Ale with Altitude column: Something special is brewing Colorado
Ryan Summerlin September 4, 2012
In 1876, the population of the Unites States was 45,516,817. Unites States breweries together, brewed 9,902,352 barrels, and Americans drank approximately 6.2 gallons of beer per year. In 1879 the U.S. population increased to 48,996,040 with 11,103,084 barrels brewed and 10,270,353 barrels sold with a citizen average of 6.5 gallons enjoyed each year. Colorado and its 29 breweries sold 23,464 barrels of beer in 1879, roughly .2 percent of national production, a small amount for the three year old Centennial state. In 1878 there were 2,518 breweries in the United States brewing almost 11 million barrels of beer. The large brewing states at that time were New York, Pennsylvania and Wisconsin.
In 2006, the state of Colorado officially became the largest beer brewing state in the country, according to data released from the Beer Institute. The Colorado brewing industry produced over 23.3 million barrels or 724.5 million gallons of beer. This makes the state tops in production.
“Colorado is tremendously important to the beer industry and produces a number of high quality brews enjoyed by adults around the country,” said Jeff Becker, president of the Beer Institute. “With a strong beer culture and a rich brewing history, it’s no surprise the state has become No. 1.”
Today, Colorado has more than 140 licensed breweries of all shapes and sizes brewing a diverse array of beer. The breweries are located in all corners of the state and everywhere in between. The availability of different beer styles in different packages is almost overwhelming but a sheer joy for a Colorado beer lover. There has never been a better time to be a beer lover. By looking to the past, we get a sense of how we arrived at the present and maybe learn a little about how the future might look for the Colorado beer landscape. Colorado truly has become the state of craft beer.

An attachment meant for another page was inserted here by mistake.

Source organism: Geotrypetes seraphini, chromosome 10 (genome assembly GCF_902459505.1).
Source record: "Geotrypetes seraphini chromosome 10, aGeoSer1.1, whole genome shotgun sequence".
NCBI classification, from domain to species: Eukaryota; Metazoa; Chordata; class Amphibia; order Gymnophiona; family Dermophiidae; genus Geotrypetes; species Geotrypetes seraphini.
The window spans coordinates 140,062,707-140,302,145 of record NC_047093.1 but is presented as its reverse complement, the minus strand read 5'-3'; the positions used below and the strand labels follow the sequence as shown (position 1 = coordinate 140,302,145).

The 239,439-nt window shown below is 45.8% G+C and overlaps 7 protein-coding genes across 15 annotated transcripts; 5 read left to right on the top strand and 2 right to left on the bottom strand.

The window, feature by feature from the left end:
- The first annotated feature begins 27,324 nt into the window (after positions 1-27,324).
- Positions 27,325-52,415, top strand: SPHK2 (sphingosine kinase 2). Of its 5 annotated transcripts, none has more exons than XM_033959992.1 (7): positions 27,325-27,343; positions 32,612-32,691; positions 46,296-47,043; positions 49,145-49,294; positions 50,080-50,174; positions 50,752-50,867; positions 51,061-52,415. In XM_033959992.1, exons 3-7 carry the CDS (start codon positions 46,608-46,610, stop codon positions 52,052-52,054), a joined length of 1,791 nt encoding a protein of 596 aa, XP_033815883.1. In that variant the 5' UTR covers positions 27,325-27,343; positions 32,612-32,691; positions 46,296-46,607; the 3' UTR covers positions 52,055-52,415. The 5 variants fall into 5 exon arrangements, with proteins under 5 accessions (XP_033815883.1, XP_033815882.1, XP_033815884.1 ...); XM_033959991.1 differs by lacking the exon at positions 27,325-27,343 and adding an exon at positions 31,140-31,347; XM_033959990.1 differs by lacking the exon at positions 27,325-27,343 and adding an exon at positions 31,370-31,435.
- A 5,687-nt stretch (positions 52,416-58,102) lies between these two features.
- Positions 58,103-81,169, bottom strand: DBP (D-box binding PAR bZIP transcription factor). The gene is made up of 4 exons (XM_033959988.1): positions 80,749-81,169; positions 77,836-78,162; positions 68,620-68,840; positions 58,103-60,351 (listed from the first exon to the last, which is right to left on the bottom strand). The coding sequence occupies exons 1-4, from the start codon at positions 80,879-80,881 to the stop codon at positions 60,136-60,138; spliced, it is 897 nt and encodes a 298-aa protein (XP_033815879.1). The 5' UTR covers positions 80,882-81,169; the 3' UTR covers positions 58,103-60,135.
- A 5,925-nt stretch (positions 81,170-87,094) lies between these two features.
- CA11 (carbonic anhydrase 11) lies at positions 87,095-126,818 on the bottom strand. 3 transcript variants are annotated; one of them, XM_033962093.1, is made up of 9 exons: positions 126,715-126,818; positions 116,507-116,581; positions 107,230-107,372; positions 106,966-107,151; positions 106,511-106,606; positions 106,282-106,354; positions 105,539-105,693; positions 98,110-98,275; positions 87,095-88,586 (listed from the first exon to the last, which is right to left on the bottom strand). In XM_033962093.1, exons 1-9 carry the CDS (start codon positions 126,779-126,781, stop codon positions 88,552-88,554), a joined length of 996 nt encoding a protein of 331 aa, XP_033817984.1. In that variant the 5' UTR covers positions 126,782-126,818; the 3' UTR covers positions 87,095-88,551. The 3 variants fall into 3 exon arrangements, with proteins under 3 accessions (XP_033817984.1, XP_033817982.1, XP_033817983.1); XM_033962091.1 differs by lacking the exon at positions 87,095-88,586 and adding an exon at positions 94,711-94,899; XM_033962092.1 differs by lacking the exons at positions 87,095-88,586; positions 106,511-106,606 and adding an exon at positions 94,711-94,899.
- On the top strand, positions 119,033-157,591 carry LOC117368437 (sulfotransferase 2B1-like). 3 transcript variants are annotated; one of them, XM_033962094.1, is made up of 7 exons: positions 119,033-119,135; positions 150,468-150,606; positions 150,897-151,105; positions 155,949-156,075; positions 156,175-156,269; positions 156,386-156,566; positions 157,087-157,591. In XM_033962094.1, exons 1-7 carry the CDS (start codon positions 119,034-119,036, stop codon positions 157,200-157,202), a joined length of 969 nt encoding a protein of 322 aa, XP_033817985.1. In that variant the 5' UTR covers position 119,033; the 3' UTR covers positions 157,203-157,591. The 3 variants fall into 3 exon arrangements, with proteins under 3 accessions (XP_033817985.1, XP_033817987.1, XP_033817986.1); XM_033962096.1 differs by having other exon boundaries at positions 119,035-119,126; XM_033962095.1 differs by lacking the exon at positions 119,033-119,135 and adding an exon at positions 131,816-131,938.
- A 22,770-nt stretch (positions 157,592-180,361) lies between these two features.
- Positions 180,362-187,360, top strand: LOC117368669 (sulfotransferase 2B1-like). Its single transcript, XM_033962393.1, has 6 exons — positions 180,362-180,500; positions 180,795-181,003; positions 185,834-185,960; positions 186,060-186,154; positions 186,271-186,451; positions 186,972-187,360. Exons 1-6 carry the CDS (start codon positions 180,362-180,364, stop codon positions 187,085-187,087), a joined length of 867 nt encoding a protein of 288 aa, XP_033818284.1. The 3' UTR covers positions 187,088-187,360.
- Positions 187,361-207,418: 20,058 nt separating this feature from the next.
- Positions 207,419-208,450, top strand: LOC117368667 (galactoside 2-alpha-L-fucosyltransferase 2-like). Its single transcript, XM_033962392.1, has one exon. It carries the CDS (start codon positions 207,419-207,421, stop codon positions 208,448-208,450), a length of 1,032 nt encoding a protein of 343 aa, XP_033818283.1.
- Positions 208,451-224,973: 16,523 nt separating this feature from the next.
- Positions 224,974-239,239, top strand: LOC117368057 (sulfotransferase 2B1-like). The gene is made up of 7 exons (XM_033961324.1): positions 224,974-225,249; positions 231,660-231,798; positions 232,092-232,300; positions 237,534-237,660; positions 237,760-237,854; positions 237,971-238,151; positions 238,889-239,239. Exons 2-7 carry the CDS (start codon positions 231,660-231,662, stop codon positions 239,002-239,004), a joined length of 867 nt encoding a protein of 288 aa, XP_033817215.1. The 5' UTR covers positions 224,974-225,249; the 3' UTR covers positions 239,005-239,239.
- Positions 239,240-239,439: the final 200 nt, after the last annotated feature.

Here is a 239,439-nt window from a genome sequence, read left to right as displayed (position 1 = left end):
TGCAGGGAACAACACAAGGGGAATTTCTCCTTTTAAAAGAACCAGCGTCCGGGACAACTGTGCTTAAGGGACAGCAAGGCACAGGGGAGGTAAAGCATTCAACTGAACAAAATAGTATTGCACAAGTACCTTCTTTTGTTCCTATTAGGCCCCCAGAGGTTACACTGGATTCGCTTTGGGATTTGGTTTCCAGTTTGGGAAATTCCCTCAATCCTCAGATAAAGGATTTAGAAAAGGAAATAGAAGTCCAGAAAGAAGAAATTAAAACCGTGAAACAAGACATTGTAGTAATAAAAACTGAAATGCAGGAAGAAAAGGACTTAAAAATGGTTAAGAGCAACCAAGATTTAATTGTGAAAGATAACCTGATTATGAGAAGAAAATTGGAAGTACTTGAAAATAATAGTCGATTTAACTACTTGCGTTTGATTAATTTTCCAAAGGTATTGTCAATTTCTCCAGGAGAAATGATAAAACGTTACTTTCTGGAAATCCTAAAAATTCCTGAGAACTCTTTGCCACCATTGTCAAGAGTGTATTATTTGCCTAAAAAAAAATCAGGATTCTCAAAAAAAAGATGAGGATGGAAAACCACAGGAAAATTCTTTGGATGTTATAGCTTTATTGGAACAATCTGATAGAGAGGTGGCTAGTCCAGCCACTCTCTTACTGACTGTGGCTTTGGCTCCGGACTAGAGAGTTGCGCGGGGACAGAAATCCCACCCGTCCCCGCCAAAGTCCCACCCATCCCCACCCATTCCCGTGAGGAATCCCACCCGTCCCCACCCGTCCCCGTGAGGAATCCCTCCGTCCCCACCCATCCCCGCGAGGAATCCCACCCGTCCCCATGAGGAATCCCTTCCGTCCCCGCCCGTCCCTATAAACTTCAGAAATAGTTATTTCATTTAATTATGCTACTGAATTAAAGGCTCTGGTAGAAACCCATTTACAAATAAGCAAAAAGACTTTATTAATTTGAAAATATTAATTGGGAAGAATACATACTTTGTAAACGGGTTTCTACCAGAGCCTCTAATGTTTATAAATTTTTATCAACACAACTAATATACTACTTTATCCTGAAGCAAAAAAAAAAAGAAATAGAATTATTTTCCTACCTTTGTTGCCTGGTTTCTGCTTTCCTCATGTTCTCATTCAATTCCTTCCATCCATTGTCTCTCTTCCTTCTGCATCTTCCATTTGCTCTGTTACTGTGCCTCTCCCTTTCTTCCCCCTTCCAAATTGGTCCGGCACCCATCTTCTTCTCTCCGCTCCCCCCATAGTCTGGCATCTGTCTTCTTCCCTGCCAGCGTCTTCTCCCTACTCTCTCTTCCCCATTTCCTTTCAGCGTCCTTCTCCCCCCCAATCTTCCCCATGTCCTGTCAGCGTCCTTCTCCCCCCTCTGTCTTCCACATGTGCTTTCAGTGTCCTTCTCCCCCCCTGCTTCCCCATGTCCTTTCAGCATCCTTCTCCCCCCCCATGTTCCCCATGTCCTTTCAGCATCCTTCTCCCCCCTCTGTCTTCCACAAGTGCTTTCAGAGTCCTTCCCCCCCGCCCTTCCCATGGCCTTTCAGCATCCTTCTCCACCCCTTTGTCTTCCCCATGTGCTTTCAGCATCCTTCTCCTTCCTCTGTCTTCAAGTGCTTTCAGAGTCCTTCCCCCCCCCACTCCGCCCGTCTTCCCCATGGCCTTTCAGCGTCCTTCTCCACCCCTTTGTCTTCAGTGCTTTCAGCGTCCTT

Many of the early brewers in Colorado came from Germany and began brewing in and around Denver, a gold mining supply center. Barley was imported from Europe through St. Louis and eventually grown in the San Luis Valley. Hops came from Bohemia, Washington and New York State. Some hops were grown in Colorado. Brewers used local suppliers when possible. Denver brewer Mr. Adolf Zang commented in 1892 to a journalist. “You can form your own opinion on our beer. There is no better barley and hops grown anywhere for beer than Colorado barley and hops, and as we use the purest water, and make the beer chemically pure, how can other beer be superior?”
Many breweries would be established in mountainous mining camps serving a thirsty clientele after a day of hard labor. Today’s Colorado beer lovers have never experienced more beer diversity or availability. It is truly remarkable. Each beer has a story and our brew masters will share that experience with diners during the Vail Oktoberfest.
In 1996, John Carlson became the first executive director of the Colorado Brewers Guild, a nonprofit corporation representing the business and legislative interests of the Colorado Craft Brewer. He played a large role in creating the guild’s annual beer-lover event, the Colorado Brewers Rendezvous held in Salida. Carlson is active in the local homebrew community and sits on the steering committee of the Rocky Mountain Microbrewing Symposium.